Retirement Plan Sponsor Fiduciary Role – What is the Best Fee Benchmarking Method?
Plan sponsors are wondering what to do with the influx of data generated by our new age of regulated fee disclosure. What are the fiduciary responsibilities surrounding this data? As an accountant, I feel it is similar to reviewing a balance sheet or income statement. This new fee disclosure data is valuable, but what do you do with it? In the past we have looked at historical data to see trends in revenue and expenses. You would then most likely access data that has been accumulated from companies similar to yours and make comparisons. Although this type of historic information has been available to companies for many years, the data has not included retirement plan fees. The question now is what Plan Sponsors should do with the recent wealth of fee disclosure information.
The Department of Labor has entrusted the Plan Sponsor or Trustee with the review of the expenses of the Plan. This is not a new stance; fiduciaries have always held this responsibility, however over the last couple of years this responsibility has been thrust into the spotlight. In response to the need to evaluate plan expenses, there have been a few new companies that now provide benchmarking of plan expenses and returns. Now the issue is to research the questions which arise alongside the growth of these new companies. From where do they extract their information? What level of service does each plan receive? How large of a cross-section of the industry are they using? How do we ensure this data is reasonably interpreted?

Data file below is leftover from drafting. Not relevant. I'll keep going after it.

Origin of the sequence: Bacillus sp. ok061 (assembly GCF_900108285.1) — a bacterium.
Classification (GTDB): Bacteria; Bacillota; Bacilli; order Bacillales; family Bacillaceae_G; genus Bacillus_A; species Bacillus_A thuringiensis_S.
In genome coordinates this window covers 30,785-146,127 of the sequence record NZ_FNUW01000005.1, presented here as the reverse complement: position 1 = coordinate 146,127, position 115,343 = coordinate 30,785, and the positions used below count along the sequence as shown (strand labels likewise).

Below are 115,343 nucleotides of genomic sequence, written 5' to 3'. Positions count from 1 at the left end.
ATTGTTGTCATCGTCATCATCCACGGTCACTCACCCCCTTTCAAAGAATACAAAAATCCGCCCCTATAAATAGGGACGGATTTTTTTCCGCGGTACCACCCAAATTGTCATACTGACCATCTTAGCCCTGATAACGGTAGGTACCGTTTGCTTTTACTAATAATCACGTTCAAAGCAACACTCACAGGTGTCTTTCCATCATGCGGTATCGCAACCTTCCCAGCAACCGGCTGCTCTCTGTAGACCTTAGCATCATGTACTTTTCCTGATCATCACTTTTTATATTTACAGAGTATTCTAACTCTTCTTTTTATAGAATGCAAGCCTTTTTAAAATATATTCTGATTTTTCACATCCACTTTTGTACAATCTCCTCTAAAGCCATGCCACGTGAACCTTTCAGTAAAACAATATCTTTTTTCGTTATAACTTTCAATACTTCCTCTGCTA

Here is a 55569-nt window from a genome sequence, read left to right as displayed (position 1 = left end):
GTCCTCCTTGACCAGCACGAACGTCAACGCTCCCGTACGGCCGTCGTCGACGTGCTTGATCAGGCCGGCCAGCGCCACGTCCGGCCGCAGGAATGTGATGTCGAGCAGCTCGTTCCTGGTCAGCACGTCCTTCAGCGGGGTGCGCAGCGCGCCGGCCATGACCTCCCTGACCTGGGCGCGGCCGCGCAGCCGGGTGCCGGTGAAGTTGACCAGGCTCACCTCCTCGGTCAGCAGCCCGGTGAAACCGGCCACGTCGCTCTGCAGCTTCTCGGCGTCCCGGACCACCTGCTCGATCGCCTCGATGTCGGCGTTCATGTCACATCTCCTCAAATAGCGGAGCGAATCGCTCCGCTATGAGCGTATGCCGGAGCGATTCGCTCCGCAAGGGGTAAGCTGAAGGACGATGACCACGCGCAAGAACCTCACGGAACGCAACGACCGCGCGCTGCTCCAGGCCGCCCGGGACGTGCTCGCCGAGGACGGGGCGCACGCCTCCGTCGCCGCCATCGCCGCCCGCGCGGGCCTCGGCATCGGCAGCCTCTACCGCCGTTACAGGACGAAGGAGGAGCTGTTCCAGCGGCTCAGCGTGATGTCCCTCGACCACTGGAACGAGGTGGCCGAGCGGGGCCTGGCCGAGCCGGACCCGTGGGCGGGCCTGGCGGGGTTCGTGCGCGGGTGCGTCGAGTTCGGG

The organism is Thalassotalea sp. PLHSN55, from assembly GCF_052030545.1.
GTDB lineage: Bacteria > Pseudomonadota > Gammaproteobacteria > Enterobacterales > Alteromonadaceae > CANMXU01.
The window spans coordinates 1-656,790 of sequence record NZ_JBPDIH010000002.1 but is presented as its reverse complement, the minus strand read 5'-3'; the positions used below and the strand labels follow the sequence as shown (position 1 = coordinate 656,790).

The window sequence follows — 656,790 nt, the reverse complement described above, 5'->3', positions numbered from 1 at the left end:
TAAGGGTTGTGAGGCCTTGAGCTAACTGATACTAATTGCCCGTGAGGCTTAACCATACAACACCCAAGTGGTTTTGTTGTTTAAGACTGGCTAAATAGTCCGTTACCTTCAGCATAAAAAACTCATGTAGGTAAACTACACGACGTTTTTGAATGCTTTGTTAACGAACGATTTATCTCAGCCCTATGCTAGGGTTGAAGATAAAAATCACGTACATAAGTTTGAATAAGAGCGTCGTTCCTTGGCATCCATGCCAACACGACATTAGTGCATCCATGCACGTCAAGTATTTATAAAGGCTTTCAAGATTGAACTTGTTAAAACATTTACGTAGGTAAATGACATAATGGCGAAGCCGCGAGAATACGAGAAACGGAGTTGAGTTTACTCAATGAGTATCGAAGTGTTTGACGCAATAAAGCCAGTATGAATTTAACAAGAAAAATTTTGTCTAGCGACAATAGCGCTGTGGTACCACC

In any new industry there are many questions which grow in tandem with its development. This situation is reminiscent of the introduction of target date mutual funds. This investment portfolio concept was developed a number of years ago to fill the participant investment knowledge gap. So what is happening with target date funds today? The rules are being reviewed because each set of target date funds has a different set of assumptions. There are no standardized formulas for the glide paths associated with multiple fund families. This has led to varying rates of return and levels of risk between the same target dates. We can see the same issues developing for fee benchmarking; there are too many differing assumptions and databases.
The current method used in benchmarking retirement plans is questionable. It is important to recognize the inherent issues surrounding any new industry and avoid complete reliance on benchmark testing. Benchmarking alone cannot quantify the level of service a plan receives. In addition, there is not enough history in this new industry on which fiduciaries may rely comfortably. Proposed regulations are expected in the near future; however, in the short-term, the best advice may be to use common sense judgment using a variety of documented information from your plan advisors and consultants.